by Andrea Wiley
While on a family vacation, Chris Hurn, founder and CEO of Fountainhead Commercial Capital, discovered his son had accidentally left his stuffed giraffe “Joshie” at the Ritz-Carlton. Once they returned home and called the resort, they learned that the staff had found Joshie in the laundry and promised his safe return. A few days later, a package arrived which not only included the giraffe but a variety of hotel goodies and photos of Joshie’s “extended” vacation at the resort. The photos showed Joshie the Giraffe sunbathing by the pool, getting a relaxing spa treatment complete with cucumbers over his eyes, driving a golf cart in front of the 18th hole, and socializing with other stuffed animals who were also on extended holidays. Hurn’s son was ecstatic about Joshie’s return and delighted to find out he had so much fun while they were briefly separated.
Joshie’s extended vacation is an example of great customer service that resonated with thousands around the world when shared via social media with 12,000-plus Facebook likes, 4,600-plus tweets, and 3,500-plus Facebook shares. The story has been memorialized in at least three books and told in many keynote speeches. It was recently featured in a MarketingProfs Webinar by keynote speaker Scott Stratten, president of UnMarketing, and an expert in viral, social, and authentic marketing, to illustrate his point that when a consumer sees a logo of a brand, in this case of Ritz-Carlton, they are immediately taken back to their most recent or most extreme experience with that brand.
Yes, Ritz-Carlton is famous for its customer service, but any business can learn from this story to never miss an opportunity to ensure customers have the best experience possible. Those experiences are often times directly tied to employees who have direct contact with customers, which means your employees are your best brand ambassadors.
Training your employees to be brand ambassadors starts with internal communication. Whether proactive or inactive or somewhere in between, your level of internal communication affects your employees’ level of engagement, morale, productivity, and even revenue, which is directly tied to that customer experience.
Customers are influenced as much by their experience with a product as by the product itself. If there is a gap between the two, brand mistrust can be the result. Brand perception is driven by a string of interwoven touch points, only some of which fall in the category of marketing, like the brand’s website, YouTube videos, or promotional emails. Many touch points, such as calls to customer service and interactions with the sales associates, sit outside the traditional realm of marketing.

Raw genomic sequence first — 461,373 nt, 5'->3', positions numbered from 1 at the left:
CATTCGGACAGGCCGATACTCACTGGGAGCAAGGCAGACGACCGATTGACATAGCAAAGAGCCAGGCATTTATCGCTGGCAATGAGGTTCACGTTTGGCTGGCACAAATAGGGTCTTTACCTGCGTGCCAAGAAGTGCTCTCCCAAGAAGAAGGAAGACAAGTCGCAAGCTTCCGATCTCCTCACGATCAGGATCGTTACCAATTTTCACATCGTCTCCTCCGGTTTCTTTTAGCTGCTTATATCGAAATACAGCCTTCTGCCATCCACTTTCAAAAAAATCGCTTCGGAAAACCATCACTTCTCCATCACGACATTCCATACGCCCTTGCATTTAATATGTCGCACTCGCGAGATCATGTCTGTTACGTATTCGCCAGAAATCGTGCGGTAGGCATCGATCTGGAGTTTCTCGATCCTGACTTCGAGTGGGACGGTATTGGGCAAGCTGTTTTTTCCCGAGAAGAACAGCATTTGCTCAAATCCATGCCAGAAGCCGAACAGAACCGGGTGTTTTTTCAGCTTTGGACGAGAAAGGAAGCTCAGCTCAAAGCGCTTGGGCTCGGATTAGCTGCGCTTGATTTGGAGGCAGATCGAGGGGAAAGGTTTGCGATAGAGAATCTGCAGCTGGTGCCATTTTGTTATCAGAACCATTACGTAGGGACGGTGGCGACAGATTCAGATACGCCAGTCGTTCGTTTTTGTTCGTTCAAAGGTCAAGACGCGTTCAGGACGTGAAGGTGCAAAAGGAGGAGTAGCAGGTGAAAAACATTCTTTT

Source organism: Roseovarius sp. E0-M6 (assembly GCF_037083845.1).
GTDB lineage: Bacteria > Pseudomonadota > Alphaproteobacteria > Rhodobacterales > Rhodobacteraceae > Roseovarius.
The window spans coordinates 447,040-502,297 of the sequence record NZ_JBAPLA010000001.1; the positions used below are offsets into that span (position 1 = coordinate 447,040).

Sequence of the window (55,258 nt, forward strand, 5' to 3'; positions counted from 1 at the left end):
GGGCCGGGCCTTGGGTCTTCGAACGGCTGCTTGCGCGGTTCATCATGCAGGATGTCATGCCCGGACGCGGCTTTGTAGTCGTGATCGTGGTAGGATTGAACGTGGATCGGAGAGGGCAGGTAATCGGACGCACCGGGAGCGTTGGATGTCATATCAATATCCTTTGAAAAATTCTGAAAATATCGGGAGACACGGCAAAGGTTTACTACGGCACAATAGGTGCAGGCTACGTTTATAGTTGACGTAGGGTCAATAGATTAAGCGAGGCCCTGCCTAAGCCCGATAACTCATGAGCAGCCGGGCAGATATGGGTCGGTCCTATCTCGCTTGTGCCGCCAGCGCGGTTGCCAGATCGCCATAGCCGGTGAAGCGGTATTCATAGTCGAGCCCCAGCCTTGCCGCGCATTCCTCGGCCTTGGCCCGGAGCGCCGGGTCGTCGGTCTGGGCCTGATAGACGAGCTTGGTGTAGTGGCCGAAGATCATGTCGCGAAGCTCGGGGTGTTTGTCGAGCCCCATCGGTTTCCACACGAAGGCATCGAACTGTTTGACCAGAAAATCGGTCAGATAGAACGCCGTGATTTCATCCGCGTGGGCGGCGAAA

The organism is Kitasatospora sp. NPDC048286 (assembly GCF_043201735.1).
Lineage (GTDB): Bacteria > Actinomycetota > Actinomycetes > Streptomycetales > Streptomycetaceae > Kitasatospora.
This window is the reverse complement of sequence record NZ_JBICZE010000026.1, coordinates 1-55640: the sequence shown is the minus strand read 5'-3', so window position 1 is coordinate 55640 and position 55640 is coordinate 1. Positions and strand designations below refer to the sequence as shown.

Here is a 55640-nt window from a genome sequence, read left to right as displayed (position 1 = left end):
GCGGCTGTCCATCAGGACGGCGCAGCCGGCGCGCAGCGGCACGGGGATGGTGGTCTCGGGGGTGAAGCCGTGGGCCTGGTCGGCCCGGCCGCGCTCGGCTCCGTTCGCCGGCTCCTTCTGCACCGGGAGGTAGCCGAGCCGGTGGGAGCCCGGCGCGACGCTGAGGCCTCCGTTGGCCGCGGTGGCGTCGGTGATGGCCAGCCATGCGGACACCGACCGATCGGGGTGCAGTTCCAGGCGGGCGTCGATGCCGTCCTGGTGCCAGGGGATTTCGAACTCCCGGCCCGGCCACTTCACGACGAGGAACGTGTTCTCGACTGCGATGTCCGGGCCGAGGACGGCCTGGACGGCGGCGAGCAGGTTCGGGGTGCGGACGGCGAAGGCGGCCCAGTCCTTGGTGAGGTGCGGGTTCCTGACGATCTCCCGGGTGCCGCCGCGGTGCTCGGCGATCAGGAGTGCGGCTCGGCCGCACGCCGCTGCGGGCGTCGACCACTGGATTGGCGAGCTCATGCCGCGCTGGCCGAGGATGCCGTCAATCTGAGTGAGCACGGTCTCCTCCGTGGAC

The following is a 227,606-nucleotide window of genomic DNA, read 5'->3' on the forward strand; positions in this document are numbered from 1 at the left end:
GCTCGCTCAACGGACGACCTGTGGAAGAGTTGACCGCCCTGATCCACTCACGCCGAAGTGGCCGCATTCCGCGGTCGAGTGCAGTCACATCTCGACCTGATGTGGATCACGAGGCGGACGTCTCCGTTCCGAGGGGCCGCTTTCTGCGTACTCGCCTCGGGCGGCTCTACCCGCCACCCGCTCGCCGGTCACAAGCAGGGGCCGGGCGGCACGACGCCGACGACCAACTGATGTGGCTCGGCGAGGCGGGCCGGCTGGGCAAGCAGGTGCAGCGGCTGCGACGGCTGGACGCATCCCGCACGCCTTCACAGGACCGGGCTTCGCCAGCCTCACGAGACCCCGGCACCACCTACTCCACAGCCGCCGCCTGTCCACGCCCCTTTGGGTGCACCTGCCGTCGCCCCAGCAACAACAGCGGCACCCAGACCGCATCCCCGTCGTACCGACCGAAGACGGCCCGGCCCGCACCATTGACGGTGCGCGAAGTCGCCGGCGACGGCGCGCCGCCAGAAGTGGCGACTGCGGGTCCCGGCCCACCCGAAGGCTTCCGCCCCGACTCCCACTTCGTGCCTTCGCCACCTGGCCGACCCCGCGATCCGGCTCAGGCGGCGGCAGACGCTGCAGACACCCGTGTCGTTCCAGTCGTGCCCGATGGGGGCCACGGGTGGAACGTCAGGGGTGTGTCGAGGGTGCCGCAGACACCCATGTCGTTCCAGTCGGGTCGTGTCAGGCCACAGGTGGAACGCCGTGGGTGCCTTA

Internal communication is critical when it comes to brand philosophy, marketing initiatives, and the importance of delivering a great customer experience. A disconnect can occur between the promises of promotional activity and what is actually experienced by customers if employees are not clear about what they are supposed to be doing or completely behind it. Marketing tends to be externally focused, but it is equally important if not more so that it is shifted internally. Your most critical target audience is your own employees.
At a basic level, company goals and values must be clearly communicated at the right time and through the right medium so employees know what is expected of them and can align their individual objectives accordingly.
At a deeper level, for employees to feel engaged in their work and motivated to do their best job, they have to believe that they are valued and understand how their role contributes towards overall business goals.
Employees’ perceptions of company brand values do not develop by simply being told what they are, but from the experience they have, day in and day out. It is developed over time and is the sum of many subtle cultural variables such as the quality of relationships they have in the office, through the level of communication that runs through the company from the top down, and ultimately by how listened-to people feel.
If employees do not feel invested in the brand’s philosophy and approach to marketing, then how are they supposed to sell these values to customers?
By using strategic internal communication to demonstrate company values, an engaged and motivated workforce can be created that enhances the customer experience of the brand. And one day, maybe your own company’s version of “Joshie the Giraffe” could go viral.
Andrea Wiley is director of Account Management at DCA Creative Communications Consulting. She is an adjunct professor teaching Advertising at the University of Memphis and is the 2015-2016 president of the American Advertising Federation, Memphis Chapter.
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